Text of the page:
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Clinical Science Aspects

Early Fibrinolysis Associated with Hemorrhagic Progression Following Traumatic Brain Injury

Karri, Jay; Cardenas, Jessica C.; Matijevic, Nena; Wang, Yao-Wei; Choi, Sangbum; Zhu, Liang; Cotton, Bryan A.; Kitagawa, Ryan; Holcomb, John B.; Wade, Charles E.

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doi: 10.1097/SHK.0000000000000912
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Abstract

INTRODUCTION

Traumatic brain injury (TBI) is the leading cause of morbidity and mortality through 45 years of age (1, 2). The severity of patient outcomes is directly related to the magnitude of intracranial hemorrhage (ICH) resulting from TBI (3–5). Occurring in a minority of patients with severe TBI, stable hemorrhage (SH) comprises ICH lesions that do not increase in size. However, up to 60% of patients with TBI experience progressive hemorrhagic injury (PHI) caused by ICH expansion in the initial 4 to 6 h following trauma (3–5). Patients with PHI are at higher risk for complications, chronic morbidity, and mortality than those patients with SH (3–6). Unfortunately, the pathophysiology behind PHI remains poorly understood. A better mechanistic understanding of PHI could provide improved and earlier clinical intervention, which may ameliorate poor outcomes in patients with severe TBI (4–7).

Severe injury and shock initiate maladaptive responses that cause dysregulation of normal hemostatic processes (7–9). It is suspected that failure to maintain adequate intracranial hemostasis may facilitate ICH expansion and result in PHI (4, 5, 7). Published studies to date suggest TBI-associated coagulopathies are driven by thrombocytopenia, platelet dysfunction, and factor deficiency may be the governing forces behind PHI (5–9). However, conflicting reports and a paucity of clinical data have left uncertainties about such mechanisms.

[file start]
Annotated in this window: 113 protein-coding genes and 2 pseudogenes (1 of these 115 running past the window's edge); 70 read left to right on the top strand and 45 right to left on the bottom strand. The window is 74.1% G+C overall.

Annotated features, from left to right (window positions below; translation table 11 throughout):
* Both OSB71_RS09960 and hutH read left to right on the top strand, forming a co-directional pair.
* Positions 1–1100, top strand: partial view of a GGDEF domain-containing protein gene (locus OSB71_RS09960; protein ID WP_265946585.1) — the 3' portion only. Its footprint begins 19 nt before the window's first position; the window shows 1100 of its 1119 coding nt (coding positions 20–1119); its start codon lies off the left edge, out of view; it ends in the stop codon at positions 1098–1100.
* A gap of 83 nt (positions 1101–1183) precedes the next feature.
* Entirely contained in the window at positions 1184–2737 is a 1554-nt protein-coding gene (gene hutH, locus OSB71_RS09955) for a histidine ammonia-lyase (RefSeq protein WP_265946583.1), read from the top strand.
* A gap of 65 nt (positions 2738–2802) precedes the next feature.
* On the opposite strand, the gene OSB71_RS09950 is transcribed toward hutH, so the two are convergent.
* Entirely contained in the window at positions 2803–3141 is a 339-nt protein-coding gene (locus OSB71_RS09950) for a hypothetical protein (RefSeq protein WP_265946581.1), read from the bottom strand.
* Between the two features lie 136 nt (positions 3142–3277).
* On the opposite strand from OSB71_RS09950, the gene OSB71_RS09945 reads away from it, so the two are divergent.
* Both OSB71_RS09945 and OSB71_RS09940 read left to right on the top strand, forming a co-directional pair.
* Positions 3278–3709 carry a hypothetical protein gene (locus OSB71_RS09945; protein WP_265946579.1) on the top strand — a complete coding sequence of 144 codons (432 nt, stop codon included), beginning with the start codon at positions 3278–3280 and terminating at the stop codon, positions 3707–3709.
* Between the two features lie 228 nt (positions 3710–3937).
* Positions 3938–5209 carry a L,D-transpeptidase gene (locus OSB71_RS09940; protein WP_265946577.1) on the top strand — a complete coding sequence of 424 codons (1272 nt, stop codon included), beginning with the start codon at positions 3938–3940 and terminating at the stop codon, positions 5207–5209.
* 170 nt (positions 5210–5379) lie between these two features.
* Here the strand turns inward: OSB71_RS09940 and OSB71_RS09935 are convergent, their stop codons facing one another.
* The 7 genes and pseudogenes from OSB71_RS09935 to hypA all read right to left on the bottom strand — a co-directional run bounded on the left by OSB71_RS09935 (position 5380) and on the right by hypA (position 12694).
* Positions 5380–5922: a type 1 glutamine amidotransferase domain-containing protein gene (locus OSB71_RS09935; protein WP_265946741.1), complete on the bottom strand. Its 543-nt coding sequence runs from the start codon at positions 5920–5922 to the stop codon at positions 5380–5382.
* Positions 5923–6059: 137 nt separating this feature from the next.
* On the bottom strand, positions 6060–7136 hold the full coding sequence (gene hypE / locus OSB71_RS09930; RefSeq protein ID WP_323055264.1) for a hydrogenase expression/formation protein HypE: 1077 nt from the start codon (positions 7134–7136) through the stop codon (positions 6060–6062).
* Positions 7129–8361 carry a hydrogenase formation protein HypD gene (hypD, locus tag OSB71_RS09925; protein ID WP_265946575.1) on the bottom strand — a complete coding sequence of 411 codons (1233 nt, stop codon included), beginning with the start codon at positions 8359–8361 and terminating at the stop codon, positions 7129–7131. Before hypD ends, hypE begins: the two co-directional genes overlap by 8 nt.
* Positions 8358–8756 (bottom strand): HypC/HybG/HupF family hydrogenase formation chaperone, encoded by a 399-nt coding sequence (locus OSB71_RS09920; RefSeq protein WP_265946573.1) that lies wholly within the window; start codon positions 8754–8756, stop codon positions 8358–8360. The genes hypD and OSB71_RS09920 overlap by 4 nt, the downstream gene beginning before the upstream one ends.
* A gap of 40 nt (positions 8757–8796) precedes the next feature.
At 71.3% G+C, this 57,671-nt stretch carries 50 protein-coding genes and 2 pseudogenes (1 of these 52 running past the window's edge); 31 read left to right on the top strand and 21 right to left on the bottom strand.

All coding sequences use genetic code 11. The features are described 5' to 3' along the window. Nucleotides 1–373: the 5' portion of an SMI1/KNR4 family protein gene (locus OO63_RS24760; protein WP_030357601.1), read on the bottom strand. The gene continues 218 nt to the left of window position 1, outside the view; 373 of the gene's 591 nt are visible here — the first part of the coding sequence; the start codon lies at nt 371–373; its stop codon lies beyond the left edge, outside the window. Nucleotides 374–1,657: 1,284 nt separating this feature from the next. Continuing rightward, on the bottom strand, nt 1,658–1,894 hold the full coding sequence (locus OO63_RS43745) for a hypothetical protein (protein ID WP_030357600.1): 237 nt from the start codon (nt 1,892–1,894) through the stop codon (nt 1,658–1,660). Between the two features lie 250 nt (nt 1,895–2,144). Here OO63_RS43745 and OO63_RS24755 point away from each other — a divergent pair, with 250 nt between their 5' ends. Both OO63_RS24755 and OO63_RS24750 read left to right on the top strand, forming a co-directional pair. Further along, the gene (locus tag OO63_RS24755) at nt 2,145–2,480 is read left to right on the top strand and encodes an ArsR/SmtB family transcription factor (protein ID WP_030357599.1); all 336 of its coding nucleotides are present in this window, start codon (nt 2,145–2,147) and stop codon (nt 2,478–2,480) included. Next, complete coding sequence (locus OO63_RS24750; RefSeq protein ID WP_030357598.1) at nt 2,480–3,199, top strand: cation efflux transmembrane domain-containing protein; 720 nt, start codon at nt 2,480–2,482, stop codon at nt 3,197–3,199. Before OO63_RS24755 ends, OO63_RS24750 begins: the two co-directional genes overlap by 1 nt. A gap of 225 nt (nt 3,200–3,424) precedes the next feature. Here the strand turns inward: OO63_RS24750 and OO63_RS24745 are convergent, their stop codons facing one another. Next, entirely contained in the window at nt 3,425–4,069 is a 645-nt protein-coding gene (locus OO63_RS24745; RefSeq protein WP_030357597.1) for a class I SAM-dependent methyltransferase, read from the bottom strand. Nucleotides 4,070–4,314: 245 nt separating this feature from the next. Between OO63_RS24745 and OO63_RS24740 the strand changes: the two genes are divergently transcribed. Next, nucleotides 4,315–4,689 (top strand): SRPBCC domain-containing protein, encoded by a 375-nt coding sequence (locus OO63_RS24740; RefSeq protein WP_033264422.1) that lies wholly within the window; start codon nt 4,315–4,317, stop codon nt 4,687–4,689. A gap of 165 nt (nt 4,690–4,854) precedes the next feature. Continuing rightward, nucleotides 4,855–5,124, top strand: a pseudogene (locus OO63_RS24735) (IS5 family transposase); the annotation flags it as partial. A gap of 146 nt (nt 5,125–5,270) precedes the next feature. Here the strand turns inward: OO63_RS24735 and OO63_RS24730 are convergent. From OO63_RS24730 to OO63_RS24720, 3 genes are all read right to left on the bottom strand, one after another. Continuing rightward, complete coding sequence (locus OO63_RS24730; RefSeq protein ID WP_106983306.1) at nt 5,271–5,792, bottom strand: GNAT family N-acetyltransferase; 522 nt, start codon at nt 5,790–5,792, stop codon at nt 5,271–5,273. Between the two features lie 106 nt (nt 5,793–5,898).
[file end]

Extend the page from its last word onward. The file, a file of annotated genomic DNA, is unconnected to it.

Fibrinolysis has been established as a clinically relevant phenomenon in trauma that is independently associated with mortality (6, 10–13). Additionally, the clinical randomization of an antifibrinolytic treatment in significant hemorrhage (CRASH 2) trial showed improved outcomes with the antifibrinolytic compound tranexamic acid (TXA) in patients with traumatic hemorrhage, if administered soon after injury (14). A nested study of TBI patients in the CRASH 2 trial presents data suggesting that early TXA administration reduces progressive intracranial hemorrhage (15). However, the role of fibrinolysis in TBI has yet to be clearly delineated (6, 7). Recent research by Hijazi et al. (16) is the only causative study to date implicating fibrinolysis as an important mechanism driving PHI. Using genetic knockout mice deficient of various fibrinolytic mediators, Hijazi et al. determined plasminogen activation is the primary process facilitating fibrinolysis and causing PHI. These findings, however, lack clinical generalizability due to potential differences in mouse and human TBI disease processes (17).

An improved understanding of fibrinolysis in patients with TBI may help guide early goal directed clinical management by providing biomarkers for PHI prediction and molecular targets for therapeutic intervention. We hypothesize that PHI is associated with hyperfibrinolysis and that admission levels of profibrinolytic markers can be used to predict PHI. Therefore, the aim of this study was to perform an exploratory analysis to identify such markers of fibrinolysis in need of further investigation to establish their predictive value in PHI following TBI.